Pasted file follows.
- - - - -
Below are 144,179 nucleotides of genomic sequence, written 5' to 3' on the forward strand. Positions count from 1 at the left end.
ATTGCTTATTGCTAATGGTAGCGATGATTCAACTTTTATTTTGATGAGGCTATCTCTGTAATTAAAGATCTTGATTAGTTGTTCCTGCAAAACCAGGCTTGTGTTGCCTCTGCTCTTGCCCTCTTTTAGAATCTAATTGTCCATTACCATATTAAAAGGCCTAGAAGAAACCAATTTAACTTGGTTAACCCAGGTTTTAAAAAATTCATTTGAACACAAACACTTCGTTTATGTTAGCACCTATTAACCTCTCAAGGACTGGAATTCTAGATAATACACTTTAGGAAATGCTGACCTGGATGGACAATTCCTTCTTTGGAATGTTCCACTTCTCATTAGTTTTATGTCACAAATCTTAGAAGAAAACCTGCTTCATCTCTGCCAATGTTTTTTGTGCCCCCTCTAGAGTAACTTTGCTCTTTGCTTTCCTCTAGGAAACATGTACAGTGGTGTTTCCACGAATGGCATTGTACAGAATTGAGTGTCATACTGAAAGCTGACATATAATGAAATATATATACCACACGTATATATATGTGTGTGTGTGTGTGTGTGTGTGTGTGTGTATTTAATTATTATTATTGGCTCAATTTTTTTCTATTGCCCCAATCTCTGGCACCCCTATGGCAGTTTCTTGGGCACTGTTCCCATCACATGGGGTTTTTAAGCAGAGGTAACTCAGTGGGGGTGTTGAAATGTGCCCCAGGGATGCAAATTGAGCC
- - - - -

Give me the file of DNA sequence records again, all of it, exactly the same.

Below are 144,179 nucleotides of genomic sequence, written 5' to 3' on the forward strand. Positions count from 1 at the left end.
ATTGCTTATTGCTAATGGTAGCGATGATTCAACTTTTATTTTGATGAGGCTATCTCTGTAATTAAAGATCTTGATTAGTTGTTCCTGCAAAACCAGGCTTGTGTTGCCTCTGCTCTTGCCCTCTTTTAGAATCTAATTGTCCATTACCATATTAAAAGGCCTAGAAGAAACCAATTTAACTTGGTTAACCCAGGTTTTAAAAAATTCATTTGAACACAAACACTTCGTTTATGTTAGCACCTATTAACCTCTCAAGGACTGGAATTCTAGATAATACACTTTAGGAAATGCTGACCTGGATGGACAATTCCTTCTTTGGAATGTTCCACTTCTCATTAGTTTTATGTCACAAATCTTAGAAGAAAACCTGCTTCATCTCTGCCAATGTTTTTTGTGCCCCCTCTAGAGTAACTTTGCTCTTTGCTTTCCTCTAGGAAACATGTACAGTGGTGTTTCCACGAATGGCATTGTACAGAATTGAGTGTCATACTGAAAGCTGACATATAATGAAATATATATACCACACGTATATATATGTGTGTGTGTGTGTGTGTGTGTGTGTGTGTATTTAATTATTATTATTGGCTCAATTTTTTTCTATTGCCCCAATCTCTGGCACCCCTATGGCAGTTTCTTGGGCACTGTTCCCATCACATGGGGTTTTTAAGCAGAGGTAACTCAGTGGGGGTGTTGAAATGTGCCCCAGGGATGCAAATTGAGCC